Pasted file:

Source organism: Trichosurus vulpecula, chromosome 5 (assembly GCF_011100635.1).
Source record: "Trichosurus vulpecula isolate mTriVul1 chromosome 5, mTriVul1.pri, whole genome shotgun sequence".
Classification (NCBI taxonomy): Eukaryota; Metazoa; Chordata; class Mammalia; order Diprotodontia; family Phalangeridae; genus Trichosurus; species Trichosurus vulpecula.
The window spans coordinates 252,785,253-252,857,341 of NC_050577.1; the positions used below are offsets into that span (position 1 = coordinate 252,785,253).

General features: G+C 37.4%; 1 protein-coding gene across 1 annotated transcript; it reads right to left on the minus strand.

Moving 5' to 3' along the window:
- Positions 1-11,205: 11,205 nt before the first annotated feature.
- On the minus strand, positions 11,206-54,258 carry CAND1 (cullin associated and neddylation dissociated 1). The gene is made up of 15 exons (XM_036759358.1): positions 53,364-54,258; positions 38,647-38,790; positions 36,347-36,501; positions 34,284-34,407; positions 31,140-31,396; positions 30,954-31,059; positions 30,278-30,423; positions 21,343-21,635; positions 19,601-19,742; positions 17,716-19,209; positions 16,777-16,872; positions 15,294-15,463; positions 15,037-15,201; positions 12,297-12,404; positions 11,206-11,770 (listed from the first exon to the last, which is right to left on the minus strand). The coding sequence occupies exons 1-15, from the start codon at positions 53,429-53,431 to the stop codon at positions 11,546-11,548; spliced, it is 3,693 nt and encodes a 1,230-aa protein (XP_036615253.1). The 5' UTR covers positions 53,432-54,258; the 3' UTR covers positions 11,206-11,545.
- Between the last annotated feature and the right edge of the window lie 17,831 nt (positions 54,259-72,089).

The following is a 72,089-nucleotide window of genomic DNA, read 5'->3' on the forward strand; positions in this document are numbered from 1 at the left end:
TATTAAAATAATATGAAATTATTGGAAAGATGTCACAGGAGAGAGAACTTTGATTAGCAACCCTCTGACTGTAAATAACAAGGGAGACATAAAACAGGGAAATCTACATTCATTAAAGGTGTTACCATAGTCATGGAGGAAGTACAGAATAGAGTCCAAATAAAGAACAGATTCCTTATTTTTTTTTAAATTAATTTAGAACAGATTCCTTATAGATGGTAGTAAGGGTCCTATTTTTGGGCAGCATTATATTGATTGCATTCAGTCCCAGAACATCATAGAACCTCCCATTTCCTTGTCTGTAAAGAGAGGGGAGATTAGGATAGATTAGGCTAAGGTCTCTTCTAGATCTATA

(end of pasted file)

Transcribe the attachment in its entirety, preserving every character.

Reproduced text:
Source organism: Trichosurus vulpecula, chromosome 5 (assembly GCF_011100635.1).
Source record: "Trichosurus vulpecula isolate mTriVul1 chromosome 5, mTriVul1.pri, whole genome shotgun sequence".
Classification (NCBI taxonomy): Eukaryota; Metazoa; Chordata; class Mammalia; order Diprotodontia; family Phalangeridae; genus Trichosurus; species Trichosurus vulpecula.
The window spans coordinates 252,785,253-252,857,341 of NC_050577.1; the positions used below are offsets into that span (position 1 = coordinate 252,785,253).

General features: G+C 37.4%; 1 protein-coding gene across 1 annotated transcript; it reads right to left on the minus strand.

Moving 5' to 3' along the window:
- Positions 1-11,205: 11,205 nt before the first annotated feature.
- On the minus strand, positions 11,206-54,258 carry CAND1 (cullin associated and neddylation dissociated 1). The gene is made up of 15 exons (XM_036759358.1): positions 53,364-54,258; positions 38,647-38,790; positions 36,347-36,501; positions 34,284-34,407; positions 31,140-31,396; positions 30,954-31,059; positions 30,278-30,423; positions 21,343-21,635; positions 19,601-19,742; positions 17,716-19,209; positions 16,777-16,872; positions 15,294-15,463; positions 15,037-15,201; positions 12,297-12,404; positions 11,206-11,770 (listed from the first exon to the last, which is right to left on the minus strand). The coding sequence occupies exons 1-15, from the start codon at positions 53,429-53,431 to the stop codon at positions 11,546-11,548; spliced, it is 3,693 nt and encodes a 1,230-aa protein (XP_036615253.1). The 5' UTR covers positions 53,432-54,258; the 3' UTR covers positions 11,206-11,545.
- Between the last annotated feature and the right edge of the window lie 17,831 nt (positions 54,259-72,089).

The following is a 72,089-nucleotide window of genomic DNA, read 5'->3' on the forward strand; positions in this document are numbered from 1 at the left end:
TATTAAAATAATATGAAATTATTGGAAAGATGTCACAGGAGAGAGAACTTTGATTAGCAACCCTCTGACTGTAAATAACAAGGGAGACATAAAACAGGGAAATCTACATTCATTAAAGGTGTTACCATAGTCATGGAGGAAGTACAGAATAGAGTCCAAATAAAGAACAGATTCCTTATTTTTTTTTAAATTAATTTAGAACAGATTCCTTATAGATGGTAGTAAGGGTCCTATTTTTGGGCAGCATTATATTGATTGCATTCAGTCCCAGAACATCATAGAACCTCCCATTTCCTTGTCTGTAAAGAGAGGGGAGATTAGGATAGATTAGGCTAAGGTCTCTTCTAGATCTATA